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The Greatest Show on Earth – Arirang Mass Games in North Korea

the amazing show!

Imagine 50,000 performers in a stadium. They jump, dance and march with sheer synchronicity. Apart from this, they’re backed by another group of 50,000 performers whose job is to flash flip card propaganda mosaics using human hands. If there is ever a highlight to a trip to North Korea, the Arirang Mass Games has to be it. I go one step further and dare say that this is probably the most spectacular thing to see in the entire Korean peninsula. Watching these “games” alone already justifies a trip to the Hermit Kingdom. It has to be seen to be believed.

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Visiting the Demilitarized Zone (DMZ) From North Korea

As if a trip to North Korea wasn’t surreal enough, a standard part of every respectable “revolutionary tour” of the DPRK includes a trip down the so-called Reunification Highway for a quick visit to the Demilitarized Zone (DMZ). This very fact was all the more unreal to me, having had the chance to see the same heavily fortified DMZ, albeit from another side, some 4 years back from the south. It deeply intrigued me then. Said to be one of the most dangerous borders in the world, I saw it then as a gateway into a hermit-like nation that few people knew much about aside from its notorious reputation. Now that I was in the country with the notorious reputation, the trip down the DMZ now kind of became like a sort of irony. Instead of the DMZ serving as a gateway to the unknown, it now became that small hole into the so-called free world that I’ve been living in all my life. It was hard to believe that only some 100 kilometers away from that point where people worshipped Kim Jong Il even in his death, the streets of Gangnam in Seoul would be buzzing with Psy lookalikes and well-heeled South Koreans with the latest gadgets from Samsung.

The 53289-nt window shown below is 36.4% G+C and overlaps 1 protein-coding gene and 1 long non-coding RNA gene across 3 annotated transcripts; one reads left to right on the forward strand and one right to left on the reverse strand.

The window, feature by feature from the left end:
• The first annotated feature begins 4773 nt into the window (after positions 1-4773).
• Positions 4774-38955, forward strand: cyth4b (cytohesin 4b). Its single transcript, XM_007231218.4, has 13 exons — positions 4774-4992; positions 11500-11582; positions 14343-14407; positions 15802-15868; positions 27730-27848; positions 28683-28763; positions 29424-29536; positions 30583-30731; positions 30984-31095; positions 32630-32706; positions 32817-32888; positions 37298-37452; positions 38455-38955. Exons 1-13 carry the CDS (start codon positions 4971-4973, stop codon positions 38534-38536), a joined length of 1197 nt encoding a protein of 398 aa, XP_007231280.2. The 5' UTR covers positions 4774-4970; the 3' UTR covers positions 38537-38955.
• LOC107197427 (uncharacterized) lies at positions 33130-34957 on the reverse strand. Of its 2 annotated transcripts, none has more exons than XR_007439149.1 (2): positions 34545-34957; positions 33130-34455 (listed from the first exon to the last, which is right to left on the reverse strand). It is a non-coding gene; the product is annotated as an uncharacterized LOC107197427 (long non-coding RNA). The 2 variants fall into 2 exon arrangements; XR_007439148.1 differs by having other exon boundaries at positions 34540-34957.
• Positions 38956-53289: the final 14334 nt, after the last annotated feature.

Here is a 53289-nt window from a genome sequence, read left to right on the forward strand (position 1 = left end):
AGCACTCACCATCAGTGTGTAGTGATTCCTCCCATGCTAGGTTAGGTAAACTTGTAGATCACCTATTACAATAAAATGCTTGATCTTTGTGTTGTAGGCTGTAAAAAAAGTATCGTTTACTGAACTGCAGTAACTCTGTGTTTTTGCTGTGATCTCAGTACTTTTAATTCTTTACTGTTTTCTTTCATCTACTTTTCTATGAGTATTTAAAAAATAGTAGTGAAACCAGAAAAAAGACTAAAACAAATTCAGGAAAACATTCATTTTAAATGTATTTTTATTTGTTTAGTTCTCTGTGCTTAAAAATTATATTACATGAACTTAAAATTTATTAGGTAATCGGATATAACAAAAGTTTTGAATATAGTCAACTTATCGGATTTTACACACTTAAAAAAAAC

Here’s looking at you, kid!